under 42 U.S.C. § 1983 for their actions described in
Counts I-IV (“Count V”; Compl. ¶¶
22-23); “Fourteenth Amendment Claims (Due
Process)” under 42 U.S.C. § 1983 for
“intimidat[ing] and prevent[ing] the Plaintiffs from
exercising their substantive rights” (“Count
VI”; Compl. ¶¶ 24-25); Fourth Amendment and
Common Law Tort Claims under 42 U.S.C. § 1983 for
“excessive and unreasonable force to deprive Plaintiffs
from the rights as alleged before” (“Count
VII”; Compl. ¶¶ 26- 27); and Punitive Damages
(“Count VIII”; Compl. ¶¶
what the Court can discern, Plaintiffs named Jobie
Masagatani, chairperson of the Department (Compl. ¶ 3),
Hawai‘i Mayor Harry Kim (Compl. ¶ 6), and Paula
Kekahuna, executive officer of the Association (Compl. ¶
5), as defendants for “act[ing] under color of
law” to deprive Plaintiffs of their various
constitutional rights. See Compl. ¶ 13
(explaining that Masagatani and Mayor Kim are “sued in
their capacity as government employees and as individual
persons acting in their individual capacity” and that
Kekahuna and the Association are each sued individually and
“in their official capacity for Association”).
Plaintiffs seek unspecified monetary damages and
“[s]uch other and further relief as the Court deems
just and appropriate.” Compl. ¶¶ A-H, Dkt.
Defendants removed the case to federal court on February 28,
2018 (Dkt. No. 1) and moved to dismiss all claims colorably
alleged in the Complaint on March 6, 2018 (Dkt. No. 6).
See Mem. in Supp. of Cty. MTD at 2, Dkt. No. 6-1.
State Defendants filed their related motion to dismiss all
claims on March 15, 2018. State MTD, Dkt. No. 9; Mem. in
Supp. of State MTD, Dkt. No. 9-1.
2, 2018, Plaintiffs requested an extension of time to respond
to the Motions to Dismiss and to object to the removal.
Verification Pl.'s Request for Extension, Dkt. No. 14.
The Court granted Plaintiffs' request in part, allowing
Plaintiffs until May 29, 2018 to respond to the Motions to
Dismiss, but denying an extension of time to object to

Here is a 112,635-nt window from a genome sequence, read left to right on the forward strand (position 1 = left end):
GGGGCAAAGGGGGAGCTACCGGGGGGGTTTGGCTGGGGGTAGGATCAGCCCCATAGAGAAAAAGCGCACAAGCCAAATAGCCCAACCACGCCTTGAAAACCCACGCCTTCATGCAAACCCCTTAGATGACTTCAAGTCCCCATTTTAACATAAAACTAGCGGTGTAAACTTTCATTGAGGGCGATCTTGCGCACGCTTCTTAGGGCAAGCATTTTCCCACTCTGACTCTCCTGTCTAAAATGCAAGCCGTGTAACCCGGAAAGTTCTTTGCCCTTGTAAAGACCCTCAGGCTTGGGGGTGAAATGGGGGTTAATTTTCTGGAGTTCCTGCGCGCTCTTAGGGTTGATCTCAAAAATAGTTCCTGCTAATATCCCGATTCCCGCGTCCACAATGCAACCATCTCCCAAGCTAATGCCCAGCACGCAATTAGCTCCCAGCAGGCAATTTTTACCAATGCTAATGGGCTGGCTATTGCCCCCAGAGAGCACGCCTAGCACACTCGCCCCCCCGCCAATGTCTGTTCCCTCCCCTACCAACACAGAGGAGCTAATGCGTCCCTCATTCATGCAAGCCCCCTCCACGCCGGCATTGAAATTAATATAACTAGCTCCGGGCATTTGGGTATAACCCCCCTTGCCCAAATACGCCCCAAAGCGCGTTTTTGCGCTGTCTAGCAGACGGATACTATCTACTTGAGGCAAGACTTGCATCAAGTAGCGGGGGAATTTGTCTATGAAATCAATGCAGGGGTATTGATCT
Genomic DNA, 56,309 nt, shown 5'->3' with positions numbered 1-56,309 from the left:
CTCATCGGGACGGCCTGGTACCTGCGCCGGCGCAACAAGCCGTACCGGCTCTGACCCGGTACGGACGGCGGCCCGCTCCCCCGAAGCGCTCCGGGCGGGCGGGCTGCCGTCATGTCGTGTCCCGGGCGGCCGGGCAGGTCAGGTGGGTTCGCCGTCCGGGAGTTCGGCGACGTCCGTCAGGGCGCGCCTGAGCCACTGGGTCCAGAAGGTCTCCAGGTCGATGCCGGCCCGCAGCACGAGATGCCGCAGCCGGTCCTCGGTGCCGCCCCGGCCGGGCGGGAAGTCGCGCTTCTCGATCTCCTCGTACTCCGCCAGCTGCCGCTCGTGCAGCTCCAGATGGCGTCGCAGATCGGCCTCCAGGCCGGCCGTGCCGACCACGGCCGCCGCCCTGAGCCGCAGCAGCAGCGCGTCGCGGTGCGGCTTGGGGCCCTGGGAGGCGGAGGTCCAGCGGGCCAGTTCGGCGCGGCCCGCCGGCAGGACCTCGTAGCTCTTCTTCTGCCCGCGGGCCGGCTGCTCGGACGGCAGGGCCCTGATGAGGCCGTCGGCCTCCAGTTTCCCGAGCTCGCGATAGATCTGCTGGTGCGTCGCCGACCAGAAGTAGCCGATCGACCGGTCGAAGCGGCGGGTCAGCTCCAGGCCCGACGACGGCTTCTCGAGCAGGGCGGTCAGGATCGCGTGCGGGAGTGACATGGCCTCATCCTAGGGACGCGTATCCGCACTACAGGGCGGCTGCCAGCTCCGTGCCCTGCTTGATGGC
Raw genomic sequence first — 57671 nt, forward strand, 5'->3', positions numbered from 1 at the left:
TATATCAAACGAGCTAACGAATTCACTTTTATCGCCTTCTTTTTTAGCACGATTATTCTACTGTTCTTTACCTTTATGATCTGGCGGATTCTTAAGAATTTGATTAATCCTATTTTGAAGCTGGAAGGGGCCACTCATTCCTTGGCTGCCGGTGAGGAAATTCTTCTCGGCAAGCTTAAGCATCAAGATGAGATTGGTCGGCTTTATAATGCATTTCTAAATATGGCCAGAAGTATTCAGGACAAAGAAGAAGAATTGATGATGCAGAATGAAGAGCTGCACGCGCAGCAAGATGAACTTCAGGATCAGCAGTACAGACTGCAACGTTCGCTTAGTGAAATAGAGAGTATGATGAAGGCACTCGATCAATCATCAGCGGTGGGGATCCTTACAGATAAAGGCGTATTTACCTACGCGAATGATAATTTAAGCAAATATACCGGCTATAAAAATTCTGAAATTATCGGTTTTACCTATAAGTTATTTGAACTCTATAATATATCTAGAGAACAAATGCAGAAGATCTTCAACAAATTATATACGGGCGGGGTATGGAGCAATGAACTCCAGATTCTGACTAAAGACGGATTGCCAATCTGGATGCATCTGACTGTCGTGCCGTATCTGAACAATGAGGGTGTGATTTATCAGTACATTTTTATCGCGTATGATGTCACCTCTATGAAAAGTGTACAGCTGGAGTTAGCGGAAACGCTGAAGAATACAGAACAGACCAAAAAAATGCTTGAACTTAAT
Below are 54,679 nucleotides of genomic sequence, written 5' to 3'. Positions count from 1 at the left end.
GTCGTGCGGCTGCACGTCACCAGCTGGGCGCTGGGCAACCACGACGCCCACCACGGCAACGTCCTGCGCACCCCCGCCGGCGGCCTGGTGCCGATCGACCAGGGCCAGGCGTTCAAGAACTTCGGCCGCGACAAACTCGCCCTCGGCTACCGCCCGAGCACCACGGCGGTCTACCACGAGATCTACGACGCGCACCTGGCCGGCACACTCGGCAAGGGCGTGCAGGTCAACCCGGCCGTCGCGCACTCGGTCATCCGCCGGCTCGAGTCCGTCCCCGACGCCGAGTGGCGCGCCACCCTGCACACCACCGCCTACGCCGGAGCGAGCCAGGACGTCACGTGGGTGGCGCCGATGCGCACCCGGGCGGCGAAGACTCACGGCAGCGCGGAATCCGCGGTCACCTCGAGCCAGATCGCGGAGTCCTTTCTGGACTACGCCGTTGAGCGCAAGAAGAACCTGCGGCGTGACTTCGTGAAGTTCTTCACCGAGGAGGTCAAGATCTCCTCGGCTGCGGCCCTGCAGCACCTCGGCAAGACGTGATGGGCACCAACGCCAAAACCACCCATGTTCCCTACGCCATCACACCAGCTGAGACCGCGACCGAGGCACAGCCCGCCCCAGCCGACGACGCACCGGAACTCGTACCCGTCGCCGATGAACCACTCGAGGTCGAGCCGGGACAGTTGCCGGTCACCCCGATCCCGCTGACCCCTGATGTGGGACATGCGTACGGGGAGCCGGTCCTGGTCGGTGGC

removal. Entering Order, Dkt. No. 15. Notwithstanding the
Court's ruling, Plaintiffs objected to removal anyway on
June 8, 2018 (Dkt. No. 19), objections which this Court
denied as untimely. See Entering Order, Dkt. No. 20
(quoting 28 U.S.C. § 1447(c) (“A motion to remand
the case on the basis of any defect other than lack of
subject matter jurisdiction must be made within 30 days after
the filing of the notice of removal.”)). Plaintiffs did
not file any response to the Motions to Dismiss-either by the
May 29, 2018 extended deadline or since (see Dkt.
No. 18)-and the Court opted to decide the Motions to Dismiss
without a hearing, under Local Rule 7.2(d). The instant
to Dismiss For Failure to State a Claim
Court may dismiss a complaint under Federal Rule of Civil
Procedure (“FRCP”) 12(b)(6) for “failure to
state a claim upon which relief can be granted” when
there is a “lack of a cognizable legal theory or the
absence of sufficient facts alleged.” UMG
Recordings, Inc. v. Shelter Capital Partners, LLC, 718
F.3d 1006, 1014 (9th Cir. 2013) (quoting Balistreri v.
Pacifica Police Dep't, 901 F.2d 696, 699 (9th Cir.
1990)). In other words, a plaintiff is required to allege
“sufficient factual matter, accepted as true, to
‘state a claim to relief that is plausible on its
face.'” Ashcroft v. Iqbal, 556 U.S. 662,
678 (2009) (quoting Bell Atl. Corp. v. Twombly, 550
U.S. 544, 570 (2007)); see also Weber v. Dep't of
Veterans Affairs, 521 F.3d 1061, 1065 (9th Cir. 2008).
claim has facial plausibility when the plaintiff pleads
factual content that allows the court to draw the reasonable
inference that the defendant is liable for the misconduct
alleged.” Iqbal, 556 U.S. at 678 (citing
Twombly, 550 U.S. at 556).
allegations that only permit the Court to infer “the
mere possibility of misconduct” do not constitute a
short and plain statement of the claim showing that the
pleader is entitled to relief, as required by FRCP 8(a)(2).
Id. at 677, 679 (explaining that the Federal Rules
“do not require ‘detailed factual